of the several reports made by the several commanders of regiments and batteries.
I cannot close this report without noticing the conduct of Captain Kelty, of the Thirtieth Massachusetts Volunteers, who fell at the head of his brave and active company of Zouaves. Once before he had been sent forward to reconnoiter the position of the enemy, drew their fire, and then fell back with the same coolness and precision that he ever exhibited at drills. He was killed within 50 yards of the enemy's line. His loss I feel especially and personally. Lieutenant Gardner, Company K, Thirtieth Massachusetts Volunteers, fell severely wounded, yet requested to be left on the field.
The command of the Thirtieth Massachusetts fell on Major Whittemore by its colonel being assigned to the command of the right wing, and most honorably did he acquit himself of his responsible duties. He was probably more frequently under my eye than any other officer in the wing, and circumstances requiring me to move his regiment more often, he displayed coolness, tact, and military knowledge throughout the day which well fit him to command in the field. As for the conduct of the officers and men of his regiment, I refer you to his minute and careful report.
I am especially indebted to the following officers, who served on my staff during the day: Lieutenant Tenney, who made a reconnaissance, by my order, at the commencement of the action, was detailed to serve on the general's staff. He fell seriously wounded by the general's side. In ten minutes after Lieutenant Howe, acting assistant adjutant-general, also fell mortally wounded. Both of these officers were shot in the thickest of the engagement. First Lieutenant C. A. R. Dimon, who acted during the rest of the day as chief of my staff, and Second Lieutenant Norcross also rendered me every possible aid in the transmittal of my orders from one section of the field to another. Lieutenant Dimon joined me after the action commenced from the hospital, where he had been confined for days. Lieutenant Clarke, Sixth Michigan, also acquitted himself handsomely.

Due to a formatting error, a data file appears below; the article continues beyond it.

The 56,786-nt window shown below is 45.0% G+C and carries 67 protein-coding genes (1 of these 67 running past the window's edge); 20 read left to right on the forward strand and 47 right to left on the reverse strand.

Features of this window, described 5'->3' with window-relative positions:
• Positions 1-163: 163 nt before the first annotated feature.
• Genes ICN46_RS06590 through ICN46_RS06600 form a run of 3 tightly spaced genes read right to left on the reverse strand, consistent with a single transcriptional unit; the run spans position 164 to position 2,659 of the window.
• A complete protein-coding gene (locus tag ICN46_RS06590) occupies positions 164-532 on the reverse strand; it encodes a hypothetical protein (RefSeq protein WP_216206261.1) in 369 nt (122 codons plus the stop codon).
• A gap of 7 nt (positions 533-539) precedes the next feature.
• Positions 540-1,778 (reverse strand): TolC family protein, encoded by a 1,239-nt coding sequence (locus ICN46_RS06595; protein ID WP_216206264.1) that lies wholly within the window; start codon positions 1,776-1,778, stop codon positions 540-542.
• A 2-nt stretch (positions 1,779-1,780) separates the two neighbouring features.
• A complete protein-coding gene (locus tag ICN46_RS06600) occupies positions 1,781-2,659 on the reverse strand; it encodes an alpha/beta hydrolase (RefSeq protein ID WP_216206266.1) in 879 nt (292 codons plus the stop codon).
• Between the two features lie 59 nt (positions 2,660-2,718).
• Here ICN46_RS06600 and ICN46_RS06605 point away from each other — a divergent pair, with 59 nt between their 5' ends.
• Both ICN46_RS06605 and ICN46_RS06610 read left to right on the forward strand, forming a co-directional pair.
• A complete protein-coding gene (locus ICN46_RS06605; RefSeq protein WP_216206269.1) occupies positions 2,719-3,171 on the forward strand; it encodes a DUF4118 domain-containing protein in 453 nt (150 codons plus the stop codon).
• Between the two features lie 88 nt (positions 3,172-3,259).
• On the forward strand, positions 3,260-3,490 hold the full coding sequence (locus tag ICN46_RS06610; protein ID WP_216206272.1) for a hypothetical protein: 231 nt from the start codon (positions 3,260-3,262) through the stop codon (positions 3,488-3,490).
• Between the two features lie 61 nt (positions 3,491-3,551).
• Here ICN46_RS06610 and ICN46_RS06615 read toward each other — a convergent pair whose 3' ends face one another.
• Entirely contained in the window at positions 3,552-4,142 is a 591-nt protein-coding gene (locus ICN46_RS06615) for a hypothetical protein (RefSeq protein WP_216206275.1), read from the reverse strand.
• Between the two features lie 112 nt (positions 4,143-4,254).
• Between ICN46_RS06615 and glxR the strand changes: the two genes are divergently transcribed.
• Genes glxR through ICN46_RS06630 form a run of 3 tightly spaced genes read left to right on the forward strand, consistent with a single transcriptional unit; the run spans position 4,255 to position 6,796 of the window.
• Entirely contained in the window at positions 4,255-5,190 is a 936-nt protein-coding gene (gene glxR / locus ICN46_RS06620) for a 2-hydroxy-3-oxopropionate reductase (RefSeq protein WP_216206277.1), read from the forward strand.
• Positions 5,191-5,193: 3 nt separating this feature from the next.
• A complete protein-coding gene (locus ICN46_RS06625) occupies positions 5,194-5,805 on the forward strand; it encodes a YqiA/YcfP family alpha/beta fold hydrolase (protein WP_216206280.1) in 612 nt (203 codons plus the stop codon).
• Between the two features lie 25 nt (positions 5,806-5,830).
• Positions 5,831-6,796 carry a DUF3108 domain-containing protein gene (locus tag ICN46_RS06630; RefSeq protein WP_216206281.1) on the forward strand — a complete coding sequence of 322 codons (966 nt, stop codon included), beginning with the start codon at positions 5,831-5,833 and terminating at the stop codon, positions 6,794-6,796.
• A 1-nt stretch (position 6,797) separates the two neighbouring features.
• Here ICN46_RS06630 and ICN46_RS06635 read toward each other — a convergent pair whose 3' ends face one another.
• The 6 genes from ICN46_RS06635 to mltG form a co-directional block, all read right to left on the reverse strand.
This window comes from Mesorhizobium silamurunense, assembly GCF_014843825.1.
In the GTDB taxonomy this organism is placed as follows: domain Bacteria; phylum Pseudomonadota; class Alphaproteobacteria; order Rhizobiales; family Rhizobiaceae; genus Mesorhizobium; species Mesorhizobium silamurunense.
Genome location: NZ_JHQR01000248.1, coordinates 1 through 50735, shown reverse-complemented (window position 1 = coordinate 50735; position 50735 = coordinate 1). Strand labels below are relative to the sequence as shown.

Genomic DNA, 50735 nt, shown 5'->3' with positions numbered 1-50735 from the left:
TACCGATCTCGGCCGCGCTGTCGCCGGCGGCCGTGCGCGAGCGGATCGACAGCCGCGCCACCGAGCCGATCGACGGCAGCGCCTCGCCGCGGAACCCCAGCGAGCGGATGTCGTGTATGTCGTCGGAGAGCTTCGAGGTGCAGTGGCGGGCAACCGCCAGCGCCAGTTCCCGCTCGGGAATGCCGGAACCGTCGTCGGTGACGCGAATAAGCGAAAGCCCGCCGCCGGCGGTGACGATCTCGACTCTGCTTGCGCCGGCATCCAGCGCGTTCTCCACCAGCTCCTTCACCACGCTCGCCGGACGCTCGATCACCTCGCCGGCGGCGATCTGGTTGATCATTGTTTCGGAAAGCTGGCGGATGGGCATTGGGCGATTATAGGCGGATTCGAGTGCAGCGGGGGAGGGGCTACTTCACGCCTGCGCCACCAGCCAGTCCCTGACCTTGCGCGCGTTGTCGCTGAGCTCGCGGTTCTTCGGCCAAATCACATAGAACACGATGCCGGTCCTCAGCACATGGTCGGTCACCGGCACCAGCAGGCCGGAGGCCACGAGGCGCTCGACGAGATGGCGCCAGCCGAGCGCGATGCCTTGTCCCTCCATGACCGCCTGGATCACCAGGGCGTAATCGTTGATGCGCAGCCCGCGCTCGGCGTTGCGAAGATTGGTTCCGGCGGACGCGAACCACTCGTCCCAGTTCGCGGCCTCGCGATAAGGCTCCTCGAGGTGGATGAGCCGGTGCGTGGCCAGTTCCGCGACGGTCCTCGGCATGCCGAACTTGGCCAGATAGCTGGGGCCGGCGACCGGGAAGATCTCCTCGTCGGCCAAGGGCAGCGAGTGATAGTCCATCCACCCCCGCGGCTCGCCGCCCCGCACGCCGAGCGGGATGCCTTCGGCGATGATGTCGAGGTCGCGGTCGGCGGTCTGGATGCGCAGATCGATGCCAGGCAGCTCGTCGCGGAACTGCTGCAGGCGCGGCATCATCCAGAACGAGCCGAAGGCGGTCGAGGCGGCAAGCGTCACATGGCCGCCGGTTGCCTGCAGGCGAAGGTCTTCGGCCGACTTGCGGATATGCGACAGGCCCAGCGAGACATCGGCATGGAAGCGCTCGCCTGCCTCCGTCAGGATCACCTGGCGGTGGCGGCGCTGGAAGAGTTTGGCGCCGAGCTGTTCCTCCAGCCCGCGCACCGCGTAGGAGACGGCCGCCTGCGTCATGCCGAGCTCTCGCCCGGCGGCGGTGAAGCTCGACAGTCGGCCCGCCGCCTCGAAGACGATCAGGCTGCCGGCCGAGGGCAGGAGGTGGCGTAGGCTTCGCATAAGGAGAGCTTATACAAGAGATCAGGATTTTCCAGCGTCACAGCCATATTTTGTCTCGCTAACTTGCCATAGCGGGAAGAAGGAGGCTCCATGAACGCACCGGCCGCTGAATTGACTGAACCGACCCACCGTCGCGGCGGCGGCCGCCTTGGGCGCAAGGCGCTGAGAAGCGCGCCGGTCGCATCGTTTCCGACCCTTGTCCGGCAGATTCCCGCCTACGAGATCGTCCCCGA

I should forget one obligation did I fail in my report to mention the conduct of Surg. A. F. Holt. He was by my side constantly, when not engaged in his professional duties, ready to transmit any order or transport to the rear, as he did on several occasions under a hot fire on his own back, the wounded, or discharge any duty that would contribute toward the success of the day.
The enemy having retired, I ordered the troops composing the right wing to take up a more desirable position out of the woods near the penitentiary grounds.
I am, sir, very respectfully, your obedient servant,
N. A. M. DUDLEY,
Col. 30th Regt. Mass., Comdg. Right Wing Army, Baton Rouge, La.
Lieutenant H. H. ELLIOTT,
Acting Assistant Adjutant-General, Second Brigade.
BATON ROUGE, LA., August 8, 1862.
The attention of Col. N. A. M. Dudley is called to General Orders, No. 2, which directs that reports of the battle of Baton Rouge, August 5, 1862, shall be made to Colonel Cahill.
I would also say that I was not aware that Colonel Dudley was in command of any troops, save the Thirtieth Massachusetts, during the